Introduction to Pharmaceutical Analysis
Pharmaceutical Analysis is a branch of Practical Chemistry that involved process of Identification, Determination, Qualification and Purification of a chemical substances. This is mainly used for the separation of the components from the mixture and for the determination of the structure of the compounds.
The Substances may be a single compound or a mixture of a compound and it may be in any of the dosage form. The substances used as Pharmaceutical are Animals, Plants, Microorganisms, Minerals and Various Synthetic Compound.
Based upon the determination type, there are mainly two types of analytical methods. They are as follows:
- Qualitative Analysis
- Quantitative Analysis
It is performed to establish composition of natural/synthetic substances. These tests are performed to indicate whether the substance or compound is present in the sample or not.
The techniques are mainly used to quantify any compound or substance in the sample. These techniques are based in;
- The quantitative performance of suitable chemical reaction and either measuring the amount of reagent added to complete the reaction or measuring the amount of reaction product obtained.
- The characteristic movement of a substance through a defined medium under controlled conditions.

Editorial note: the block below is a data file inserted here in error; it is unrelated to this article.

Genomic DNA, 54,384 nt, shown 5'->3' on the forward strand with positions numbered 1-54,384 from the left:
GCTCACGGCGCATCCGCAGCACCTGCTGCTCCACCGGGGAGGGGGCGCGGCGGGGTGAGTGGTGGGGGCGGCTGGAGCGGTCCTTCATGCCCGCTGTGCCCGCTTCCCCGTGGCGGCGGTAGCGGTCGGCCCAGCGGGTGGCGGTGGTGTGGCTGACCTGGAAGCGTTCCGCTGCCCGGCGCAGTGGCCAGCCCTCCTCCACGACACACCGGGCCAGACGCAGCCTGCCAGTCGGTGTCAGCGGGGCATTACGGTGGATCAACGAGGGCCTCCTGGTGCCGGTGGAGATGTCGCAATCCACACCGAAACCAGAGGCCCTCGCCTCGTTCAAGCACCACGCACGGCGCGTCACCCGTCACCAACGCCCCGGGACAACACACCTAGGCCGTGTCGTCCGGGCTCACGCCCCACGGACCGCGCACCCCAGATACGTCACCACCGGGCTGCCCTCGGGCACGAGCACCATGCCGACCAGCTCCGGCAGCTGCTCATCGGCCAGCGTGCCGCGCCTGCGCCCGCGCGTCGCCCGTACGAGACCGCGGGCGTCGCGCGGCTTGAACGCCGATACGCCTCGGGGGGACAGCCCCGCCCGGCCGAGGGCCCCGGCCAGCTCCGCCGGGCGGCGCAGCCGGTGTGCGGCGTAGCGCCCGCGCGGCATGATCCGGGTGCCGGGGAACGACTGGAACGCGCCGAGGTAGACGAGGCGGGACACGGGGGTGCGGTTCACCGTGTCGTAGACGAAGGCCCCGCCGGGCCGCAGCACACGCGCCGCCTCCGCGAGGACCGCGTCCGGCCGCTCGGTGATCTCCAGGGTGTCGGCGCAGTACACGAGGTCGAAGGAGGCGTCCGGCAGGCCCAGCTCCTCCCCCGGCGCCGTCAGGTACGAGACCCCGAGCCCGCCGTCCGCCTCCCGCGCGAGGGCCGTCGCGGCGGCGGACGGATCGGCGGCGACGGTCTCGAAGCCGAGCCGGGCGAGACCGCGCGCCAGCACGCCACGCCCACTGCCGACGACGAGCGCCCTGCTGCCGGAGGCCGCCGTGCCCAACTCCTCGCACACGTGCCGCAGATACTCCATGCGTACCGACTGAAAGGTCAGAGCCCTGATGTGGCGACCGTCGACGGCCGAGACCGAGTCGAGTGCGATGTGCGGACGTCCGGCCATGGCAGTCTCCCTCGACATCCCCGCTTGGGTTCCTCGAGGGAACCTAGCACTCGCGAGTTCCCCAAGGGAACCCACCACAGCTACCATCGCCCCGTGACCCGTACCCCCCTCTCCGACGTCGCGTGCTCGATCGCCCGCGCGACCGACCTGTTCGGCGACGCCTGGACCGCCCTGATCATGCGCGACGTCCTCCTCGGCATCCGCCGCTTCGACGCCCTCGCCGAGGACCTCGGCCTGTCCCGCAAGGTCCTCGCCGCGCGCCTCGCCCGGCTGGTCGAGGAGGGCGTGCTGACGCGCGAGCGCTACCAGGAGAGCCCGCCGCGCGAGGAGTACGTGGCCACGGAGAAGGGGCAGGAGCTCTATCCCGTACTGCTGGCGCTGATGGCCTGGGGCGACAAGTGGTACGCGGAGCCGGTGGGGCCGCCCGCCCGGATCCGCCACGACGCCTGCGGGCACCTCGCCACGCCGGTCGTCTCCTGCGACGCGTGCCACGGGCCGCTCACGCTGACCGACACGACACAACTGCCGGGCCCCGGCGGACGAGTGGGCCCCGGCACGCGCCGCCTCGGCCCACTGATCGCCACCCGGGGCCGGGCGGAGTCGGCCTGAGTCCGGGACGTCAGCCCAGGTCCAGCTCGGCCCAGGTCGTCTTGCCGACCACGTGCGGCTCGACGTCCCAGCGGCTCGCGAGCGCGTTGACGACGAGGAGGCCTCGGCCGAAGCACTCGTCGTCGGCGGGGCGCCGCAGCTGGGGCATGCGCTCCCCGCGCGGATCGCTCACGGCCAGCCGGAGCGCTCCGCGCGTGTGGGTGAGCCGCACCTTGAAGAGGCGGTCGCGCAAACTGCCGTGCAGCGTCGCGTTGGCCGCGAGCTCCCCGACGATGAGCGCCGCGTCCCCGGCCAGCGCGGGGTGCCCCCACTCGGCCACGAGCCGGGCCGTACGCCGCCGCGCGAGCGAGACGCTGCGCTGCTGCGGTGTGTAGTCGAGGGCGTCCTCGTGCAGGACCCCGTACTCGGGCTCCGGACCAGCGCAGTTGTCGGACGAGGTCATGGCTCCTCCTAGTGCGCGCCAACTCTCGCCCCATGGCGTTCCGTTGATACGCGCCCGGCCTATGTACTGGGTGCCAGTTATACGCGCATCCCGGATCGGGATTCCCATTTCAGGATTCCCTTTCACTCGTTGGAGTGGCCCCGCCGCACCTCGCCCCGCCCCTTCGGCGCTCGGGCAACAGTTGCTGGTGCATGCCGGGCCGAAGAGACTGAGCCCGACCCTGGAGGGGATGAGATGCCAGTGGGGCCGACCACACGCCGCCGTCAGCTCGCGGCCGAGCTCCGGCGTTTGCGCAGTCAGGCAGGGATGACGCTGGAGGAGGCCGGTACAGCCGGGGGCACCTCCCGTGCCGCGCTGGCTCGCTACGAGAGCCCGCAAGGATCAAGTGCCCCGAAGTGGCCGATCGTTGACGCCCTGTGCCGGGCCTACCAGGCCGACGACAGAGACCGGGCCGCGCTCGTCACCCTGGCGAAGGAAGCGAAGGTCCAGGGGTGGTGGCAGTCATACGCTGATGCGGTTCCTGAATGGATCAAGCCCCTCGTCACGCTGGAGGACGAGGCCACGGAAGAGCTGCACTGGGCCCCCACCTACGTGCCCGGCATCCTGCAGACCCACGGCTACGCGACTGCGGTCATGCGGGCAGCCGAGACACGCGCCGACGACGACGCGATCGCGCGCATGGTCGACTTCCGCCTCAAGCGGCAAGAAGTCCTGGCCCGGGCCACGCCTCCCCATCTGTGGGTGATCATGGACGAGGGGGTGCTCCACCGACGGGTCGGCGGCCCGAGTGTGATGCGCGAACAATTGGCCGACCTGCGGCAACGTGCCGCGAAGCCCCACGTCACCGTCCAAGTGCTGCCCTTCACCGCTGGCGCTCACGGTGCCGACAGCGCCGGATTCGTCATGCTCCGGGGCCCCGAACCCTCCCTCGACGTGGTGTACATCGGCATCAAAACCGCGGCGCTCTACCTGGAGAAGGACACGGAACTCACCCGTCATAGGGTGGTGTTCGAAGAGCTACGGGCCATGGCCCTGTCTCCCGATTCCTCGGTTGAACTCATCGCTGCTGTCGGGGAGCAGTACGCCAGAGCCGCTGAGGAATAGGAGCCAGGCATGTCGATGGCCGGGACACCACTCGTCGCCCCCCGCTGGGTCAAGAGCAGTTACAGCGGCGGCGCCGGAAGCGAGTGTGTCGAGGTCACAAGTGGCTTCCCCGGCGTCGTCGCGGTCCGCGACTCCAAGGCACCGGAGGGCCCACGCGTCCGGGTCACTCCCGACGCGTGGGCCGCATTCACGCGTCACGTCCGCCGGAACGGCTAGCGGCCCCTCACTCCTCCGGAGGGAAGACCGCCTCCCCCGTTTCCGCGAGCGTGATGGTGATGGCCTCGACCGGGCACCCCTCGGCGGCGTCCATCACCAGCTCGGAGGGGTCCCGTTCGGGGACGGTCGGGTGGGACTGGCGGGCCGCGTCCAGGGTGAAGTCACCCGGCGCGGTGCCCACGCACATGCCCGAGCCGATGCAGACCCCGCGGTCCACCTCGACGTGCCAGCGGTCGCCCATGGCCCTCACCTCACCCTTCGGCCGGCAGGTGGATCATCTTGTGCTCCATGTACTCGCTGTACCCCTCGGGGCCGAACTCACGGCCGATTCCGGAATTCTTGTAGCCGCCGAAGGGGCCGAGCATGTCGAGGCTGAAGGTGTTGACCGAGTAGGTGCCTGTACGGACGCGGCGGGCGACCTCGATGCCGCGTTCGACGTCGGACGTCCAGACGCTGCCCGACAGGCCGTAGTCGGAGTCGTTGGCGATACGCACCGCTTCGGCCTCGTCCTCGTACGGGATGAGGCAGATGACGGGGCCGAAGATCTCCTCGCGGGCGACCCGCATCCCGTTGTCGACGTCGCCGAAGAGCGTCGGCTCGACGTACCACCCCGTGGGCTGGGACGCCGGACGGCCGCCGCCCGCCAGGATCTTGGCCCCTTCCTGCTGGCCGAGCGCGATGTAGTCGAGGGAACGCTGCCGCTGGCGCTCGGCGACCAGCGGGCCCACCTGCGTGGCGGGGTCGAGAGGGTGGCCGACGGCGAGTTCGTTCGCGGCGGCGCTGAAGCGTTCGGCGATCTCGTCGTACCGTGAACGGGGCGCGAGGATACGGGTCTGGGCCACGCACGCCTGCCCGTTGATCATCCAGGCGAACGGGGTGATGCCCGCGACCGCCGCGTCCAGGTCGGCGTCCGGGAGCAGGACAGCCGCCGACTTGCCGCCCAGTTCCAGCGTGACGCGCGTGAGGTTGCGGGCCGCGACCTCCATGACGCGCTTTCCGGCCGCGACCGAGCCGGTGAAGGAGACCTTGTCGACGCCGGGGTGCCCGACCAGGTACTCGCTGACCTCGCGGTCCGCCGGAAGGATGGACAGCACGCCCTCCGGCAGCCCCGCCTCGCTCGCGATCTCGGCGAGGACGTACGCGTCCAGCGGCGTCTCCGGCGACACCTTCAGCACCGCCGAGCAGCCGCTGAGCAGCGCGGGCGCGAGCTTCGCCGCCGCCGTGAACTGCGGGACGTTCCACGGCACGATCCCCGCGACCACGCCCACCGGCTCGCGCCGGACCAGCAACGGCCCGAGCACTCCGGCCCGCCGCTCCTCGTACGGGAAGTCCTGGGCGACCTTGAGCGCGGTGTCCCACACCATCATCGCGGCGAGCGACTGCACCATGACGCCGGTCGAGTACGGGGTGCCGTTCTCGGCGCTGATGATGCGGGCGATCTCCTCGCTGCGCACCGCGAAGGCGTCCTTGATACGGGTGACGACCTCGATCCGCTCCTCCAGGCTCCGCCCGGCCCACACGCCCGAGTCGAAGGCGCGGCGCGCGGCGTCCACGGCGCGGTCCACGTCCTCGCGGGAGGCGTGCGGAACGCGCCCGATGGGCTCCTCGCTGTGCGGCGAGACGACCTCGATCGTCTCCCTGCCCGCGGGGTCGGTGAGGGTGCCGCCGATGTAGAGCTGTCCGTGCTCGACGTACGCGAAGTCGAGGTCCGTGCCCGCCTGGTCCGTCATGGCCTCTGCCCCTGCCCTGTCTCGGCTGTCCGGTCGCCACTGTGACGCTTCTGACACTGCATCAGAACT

- Electrical measurement.
- Measurement of some spectroscopic properties of the compound.
Various types of Qualitative analysis:
- Chemical methods:
- Volumetric or Titrimetric methods
- Gravimetric methods
- Gasometric analysis
- Electrical methods
- Instrumental methods
- Biological and microbiological
1. Titrimetric or Volumetric Methods:
Titrimetric or Volumetric analysis is a widely-used quantitative analytical method. This method involves the measurement of volume of a solution of known concentration which is used to determine the concentration of the analyte. This method requires simple and less apparatus and they are susceptible of high accuracy.
Various types of Titrimetric Methods or Volumetric Methods are:
- Acid-base titrations (neutralization reactions)
- Complex metric titrations
- Precipitation titrations
- Oxidation reduction titrations
- Non aqueous titrations
2. Gravimetric Analysis:
Gravimetric analysis is a technique through which the amount of an analyte (the ion being analyzed) can be determined through the measurement of mass. The principle behind gravimetric analysis is that the mass of an ion in a pure compound can be determined and then used to find the mass percent of the same ion in a known quantity of an impure compound.
3. Gasometric Analysis:
Gasometric Analysis involves measurement of the volume of gas absorbed in a chemical reaction.
Some of the gases which are analysed by Gasometry are CO2, N2O, cyclopropane, amyl nitrate, ethylene, N2, helium etc.
Electrical methods, also called electro analysis, these methods of analysis involve the measurement of electric current, voltage or resistance in relation to the concentration of some species in the solution. The measurements provide qualitative or quantitative information.
Electrical methods of analysis include: